The general approach to investing is thesis-driven. Thesis investing consists of a product or service that is commercialized for the marketplace. Conversely, incentive investing is based on established rules and laws that meet a particular need for the public.
What happens when the product or service doesn’t commercialize into revenue? How do you make money? One way a company could make money is by integrating the preexisting tradeline with additional tradelines. For instance, we have to remember the only difference between Ford Motor Company and Coca Cola Consolidated Incorporated is the product they provide to the public. They were both formed at inception to increase tradelines to increase the bottom line ultimately.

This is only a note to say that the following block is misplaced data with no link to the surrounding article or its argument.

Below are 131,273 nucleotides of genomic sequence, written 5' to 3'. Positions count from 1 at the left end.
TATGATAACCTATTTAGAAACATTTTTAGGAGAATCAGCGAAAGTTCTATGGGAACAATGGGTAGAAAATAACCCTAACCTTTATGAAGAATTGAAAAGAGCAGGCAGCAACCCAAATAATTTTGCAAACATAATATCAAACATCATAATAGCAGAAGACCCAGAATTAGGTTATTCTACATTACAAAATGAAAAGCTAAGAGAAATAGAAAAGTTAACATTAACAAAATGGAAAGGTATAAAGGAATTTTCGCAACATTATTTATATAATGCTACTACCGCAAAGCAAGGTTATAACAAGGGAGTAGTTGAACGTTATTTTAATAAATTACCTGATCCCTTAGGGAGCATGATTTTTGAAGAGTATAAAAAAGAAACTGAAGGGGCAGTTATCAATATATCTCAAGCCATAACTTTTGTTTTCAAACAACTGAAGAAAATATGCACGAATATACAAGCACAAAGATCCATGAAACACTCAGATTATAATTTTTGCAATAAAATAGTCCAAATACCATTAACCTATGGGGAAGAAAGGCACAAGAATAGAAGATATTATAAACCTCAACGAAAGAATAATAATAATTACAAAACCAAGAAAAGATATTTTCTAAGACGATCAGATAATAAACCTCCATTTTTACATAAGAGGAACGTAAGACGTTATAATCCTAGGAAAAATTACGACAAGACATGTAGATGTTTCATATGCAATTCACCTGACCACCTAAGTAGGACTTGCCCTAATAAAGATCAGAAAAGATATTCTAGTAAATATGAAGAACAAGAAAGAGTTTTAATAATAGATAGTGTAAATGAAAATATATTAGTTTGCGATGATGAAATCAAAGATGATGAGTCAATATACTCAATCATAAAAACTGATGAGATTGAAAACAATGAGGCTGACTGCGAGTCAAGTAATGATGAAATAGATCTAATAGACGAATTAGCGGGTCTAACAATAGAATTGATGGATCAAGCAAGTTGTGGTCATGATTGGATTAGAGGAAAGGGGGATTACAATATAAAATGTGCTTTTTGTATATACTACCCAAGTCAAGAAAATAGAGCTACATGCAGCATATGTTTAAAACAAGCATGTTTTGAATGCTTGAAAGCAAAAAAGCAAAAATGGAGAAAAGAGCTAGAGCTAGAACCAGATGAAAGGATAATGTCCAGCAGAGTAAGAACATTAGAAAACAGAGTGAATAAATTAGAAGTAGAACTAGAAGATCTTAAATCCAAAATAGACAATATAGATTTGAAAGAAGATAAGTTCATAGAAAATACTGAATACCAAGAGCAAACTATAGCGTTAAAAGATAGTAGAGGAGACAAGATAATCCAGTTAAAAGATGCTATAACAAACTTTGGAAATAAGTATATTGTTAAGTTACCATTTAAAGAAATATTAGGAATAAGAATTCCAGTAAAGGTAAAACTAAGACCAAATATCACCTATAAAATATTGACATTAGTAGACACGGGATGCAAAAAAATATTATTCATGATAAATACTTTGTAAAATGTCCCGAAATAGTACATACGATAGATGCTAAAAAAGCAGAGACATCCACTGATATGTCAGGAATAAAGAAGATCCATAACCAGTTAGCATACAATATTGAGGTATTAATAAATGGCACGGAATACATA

Companies were never created to lose money or break even, though this is the common theme due to thesis investing. The focus has been shifted off of revenue and onto the product. Honestly, the product or service doesn’t matter. They should only be viewed as additional tradelines. After a company is filed at the state level, they should have revenue coming in the next month, minus a product or service. Incentive-based investing concentrates on maximizing revenue streams to increase the bottom line.